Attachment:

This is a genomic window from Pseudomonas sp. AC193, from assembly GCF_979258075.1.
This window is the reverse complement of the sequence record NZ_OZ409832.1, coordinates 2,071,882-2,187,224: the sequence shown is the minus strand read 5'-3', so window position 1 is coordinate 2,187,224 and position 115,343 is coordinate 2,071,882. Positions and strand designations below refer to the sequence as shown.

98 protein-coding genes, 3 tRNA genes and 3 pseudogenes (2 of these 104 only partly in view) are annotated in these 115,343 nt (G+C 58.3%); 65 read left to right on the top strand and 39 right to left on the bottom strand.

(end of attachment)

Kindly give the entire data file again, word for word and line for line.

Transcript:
This is a genomic window from Pseudomonas sp. AC193, from assembly GCF_979258075.1.
This window is the reverse complement of the sequence record NZ_OZ409832.1, coordinates 2,071,882-2,187,224: the sequence shown is the minus strand read 5'-3', so window position 1 is coordinate 2,187,224 and position 115,343 is coordinate 2,071,882. Positions and strand designations below refer to the sequence as shown.

98 protein-coding genes, 3 tRNA genes and 3 pseudogenes (2 of these 104 only partly in view) are annotated in these 115,343 nt (G+C 58.3%); 65 read left to right on the top strand and 39 right to left on the bottom strand.